Visual memory uniquely predicts anhedonia in schizophrenia but not bipolar disorder

Anjuli S. Bodapati, Lisanne M. Jenkins, Rajiv P. Sharma, Cherise Rosen*

*Corresponding author for this work

Research output: Contribution to journalArticlepeer-review

6 Scopus citations

Abstract

Objective: Deficits in memory have been suggested as an influential mechanism of anhedonia, because while pleasant experiences may be enjoyed in-the-moment, the cognitive processes involved in reporting anticipated or remembered enjoyable experiences is thought to be impaired. This study will determine whether any aspects of memory, including visual memory, verbal memory or working memory, are significantly predictive of anhedonia in a sample of schizophrenia, psychotic bipolar disorder and healthy controls. Methods: The study included 38 individuals with schizophrenia, 19 individuals with bipolar disorder with psychosis, and 43 age-matched healthy controls. All participants completed a self-report social and physical anhedonia questionnaire along with a cognitive screening battery, which assessed the domains of attention/vigilance, working memory, verbal learning, visual learning, and reasoning and problem-solving. Results: Anhedonia scores were regressed onto domain scores to determine which areas of cognition uniquely predicted level of anhedonia in each group. For the schizophrenia group, physical anhedonia was significantly predicted by worse visual memory performance. The regression models did not find significant cognitive predictors of physical or social anhedonia in the bipolar disorder or control groups. Conclusions: This study found a significant relationship between visual memory and physical anhedonia in schizophrenia patients that was not present in a sample of psychotic bipolar patients or healthy controls, adding to an accumulating body of evidence that visual memory is related to anhedonia in schizophrenia. This relationship may be explained by underlying abnormalities in the orbitofrontal cortex in schizophrenia.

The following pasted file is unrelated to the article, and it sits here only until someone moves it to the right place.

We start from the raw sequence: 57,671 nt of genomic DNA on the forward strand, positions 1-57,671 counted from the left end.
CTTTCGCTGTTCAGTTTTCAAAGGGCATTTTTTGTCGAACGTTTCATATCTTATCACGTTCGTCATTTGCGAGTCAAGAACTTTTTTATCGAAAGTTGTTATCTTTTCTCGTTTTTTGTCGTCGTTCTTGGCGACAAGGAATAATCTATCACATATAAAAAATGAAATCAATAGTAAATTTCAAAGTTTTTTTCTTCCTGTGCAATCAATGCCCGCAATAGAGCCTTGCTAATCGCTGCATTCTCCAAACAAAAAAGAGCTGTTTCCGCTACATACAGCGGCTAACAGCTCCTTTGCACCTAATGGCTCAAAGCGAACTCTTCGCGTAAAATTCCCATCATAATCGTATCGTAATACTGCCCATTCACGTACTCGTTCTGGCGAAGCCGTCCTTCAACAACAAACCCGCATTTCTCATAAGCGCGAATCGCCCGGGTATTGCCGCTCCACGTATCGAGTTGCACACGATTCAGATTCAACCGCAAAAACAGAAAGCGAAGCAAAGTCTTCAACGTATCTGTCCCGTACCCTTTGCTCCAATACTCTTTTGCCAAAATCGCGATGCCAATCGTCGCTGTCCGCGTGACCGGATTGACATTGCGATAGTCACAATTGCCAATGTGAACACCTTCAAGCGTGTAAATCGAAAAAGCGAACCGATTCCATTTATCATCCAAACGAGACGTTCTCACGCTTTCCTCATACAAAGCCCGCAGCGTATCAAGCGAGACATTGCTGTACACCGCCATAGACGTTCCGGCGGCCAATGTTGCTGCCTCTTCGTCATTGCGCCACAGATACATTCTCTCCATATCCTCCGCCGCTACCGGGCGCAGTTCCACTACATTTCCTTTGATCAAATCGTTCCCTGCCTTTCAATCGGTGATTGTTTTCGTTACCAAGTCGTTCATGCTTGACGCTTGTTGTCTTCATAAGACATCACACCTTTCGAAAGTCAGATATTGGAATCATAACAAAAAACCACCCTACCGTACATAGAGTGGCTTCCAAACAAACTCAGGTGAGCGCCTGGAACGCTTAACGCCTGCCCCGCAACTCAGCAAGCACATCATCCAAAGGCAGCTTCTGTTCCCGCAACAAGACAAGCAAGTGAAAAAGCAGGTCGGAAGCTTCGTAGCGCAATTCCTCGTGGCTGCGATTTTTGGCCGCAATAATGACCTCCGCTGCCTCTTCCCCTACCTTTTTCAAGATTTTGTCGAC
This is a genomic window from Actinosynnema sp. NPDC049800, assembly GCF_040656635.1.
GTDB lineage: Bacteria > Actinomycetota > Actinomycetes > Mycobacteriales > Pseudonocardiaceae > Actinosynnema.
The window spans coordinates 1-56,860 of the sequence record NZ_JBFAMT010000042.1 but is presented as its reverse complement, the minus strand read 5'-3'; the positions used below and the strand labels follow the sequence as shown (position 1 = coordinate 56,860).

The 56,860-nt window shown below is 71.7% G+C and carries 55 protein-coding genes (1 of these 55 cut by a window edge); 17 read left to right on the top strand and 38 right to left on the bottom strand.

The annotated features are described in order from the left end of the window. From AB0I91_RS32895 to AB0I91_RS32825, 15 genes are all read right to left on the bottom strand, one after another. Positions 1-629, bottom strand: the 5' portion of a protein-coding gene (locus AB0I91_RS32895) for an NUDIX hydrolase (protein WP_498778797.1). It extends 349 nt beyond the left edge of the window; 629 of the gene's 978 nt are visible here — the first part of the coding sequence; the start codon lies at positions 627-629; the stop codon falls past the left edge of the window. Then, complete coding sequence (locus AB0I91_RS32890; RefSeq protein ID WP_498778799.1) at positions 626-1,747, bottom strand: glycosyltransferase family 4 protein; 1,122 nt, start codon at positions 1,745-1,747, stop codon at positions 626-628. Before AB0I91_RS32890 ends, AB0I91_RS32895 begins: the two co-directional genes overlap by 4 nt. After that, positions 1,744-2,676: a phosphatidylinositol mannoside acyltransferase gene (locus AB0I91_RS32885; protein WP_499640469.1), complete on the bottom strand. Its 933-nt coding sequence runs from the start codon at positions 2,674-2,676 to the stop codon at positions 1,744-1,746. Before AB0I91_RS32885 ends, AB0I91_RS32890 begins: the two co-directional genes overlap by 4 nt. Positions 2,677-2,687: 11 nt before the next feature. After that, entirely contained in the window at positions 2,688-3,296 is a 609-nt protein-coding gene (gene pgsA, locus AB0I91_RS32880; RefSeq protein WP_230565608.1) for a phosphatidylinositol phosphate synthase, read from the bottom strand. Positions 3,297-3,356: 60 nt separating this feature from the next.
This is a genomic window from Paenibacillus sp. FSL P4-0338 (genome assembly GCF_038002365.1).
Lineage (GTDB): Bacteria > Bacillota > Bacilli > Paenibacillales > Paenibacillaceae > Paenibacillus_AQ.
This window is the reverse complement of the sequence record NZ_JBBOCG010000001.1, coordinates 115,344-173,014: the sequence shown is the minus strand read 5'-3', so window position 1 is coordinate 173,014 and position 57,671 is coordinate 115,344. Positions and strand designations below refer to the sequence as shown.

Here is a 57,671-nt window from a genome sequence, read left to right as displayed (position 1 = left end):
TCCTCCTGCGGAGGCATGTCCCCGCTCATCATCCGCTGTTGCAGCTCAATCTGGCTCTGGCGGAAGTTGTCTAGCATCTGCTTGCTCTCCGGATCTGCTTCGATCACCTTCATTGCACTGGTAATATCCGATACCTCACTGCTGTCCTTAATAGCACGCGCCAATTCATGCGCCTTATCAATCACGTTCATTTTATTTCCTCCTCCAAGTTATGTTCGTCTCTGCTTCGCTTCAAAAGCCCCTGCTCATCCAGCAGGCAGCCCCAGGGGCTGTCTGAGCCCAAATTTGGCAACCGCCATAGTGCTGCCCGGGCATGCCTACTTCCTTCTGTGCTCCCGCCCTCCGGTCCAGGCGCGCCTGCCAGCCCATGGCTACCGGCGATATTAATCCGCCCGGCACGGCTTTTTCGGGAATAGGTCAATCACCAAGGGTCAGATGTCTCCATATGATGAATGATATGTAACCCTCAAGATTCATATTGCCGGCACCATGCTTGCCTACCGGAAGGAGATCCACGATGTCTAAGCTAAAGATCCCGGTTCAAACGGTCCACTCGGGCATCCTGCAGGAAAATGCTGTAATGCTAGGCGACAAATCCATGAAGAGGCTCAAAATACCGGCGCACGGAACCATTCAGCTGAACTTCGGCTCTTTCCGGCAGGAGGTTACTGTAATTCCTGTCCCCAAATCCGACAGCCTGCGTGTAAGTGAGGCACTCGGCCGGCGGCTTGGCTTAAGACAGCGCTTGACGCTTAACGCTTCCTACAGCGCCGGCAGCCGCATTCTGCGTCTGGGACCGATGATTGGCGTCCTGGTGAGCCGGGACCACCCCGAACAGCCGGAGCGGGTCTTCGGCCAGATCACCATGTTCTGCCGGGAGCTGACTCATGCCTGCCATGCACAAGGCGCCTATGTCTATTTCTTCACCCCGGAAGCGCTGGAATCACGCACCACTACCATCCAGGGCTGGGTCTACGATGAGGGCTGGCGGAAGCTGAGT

Original languageEnglish (US)
Pages (from-to)136-146
Number of pages11
JournalJournal of Neuropsychology
Volume13
Issue number1
DOIs
StatePublished - Mar 2019

Keywords

  • Cognition
  • MATRICS Consensus Cognitive Battery
  • Memory
  • Negative Symptoms

ASJC Scopus subject areas

  • Neuropsychology and Physiological Psychology
  • Cognitive Neuroscience
  • Behavioral Neuroscience

Fingerprint Dive into the research topics of 'Visual memory uniquely predicts anhedonia in schizophrenia but not bipolar disorder'. Together they form a unique fingerprint.

Cite this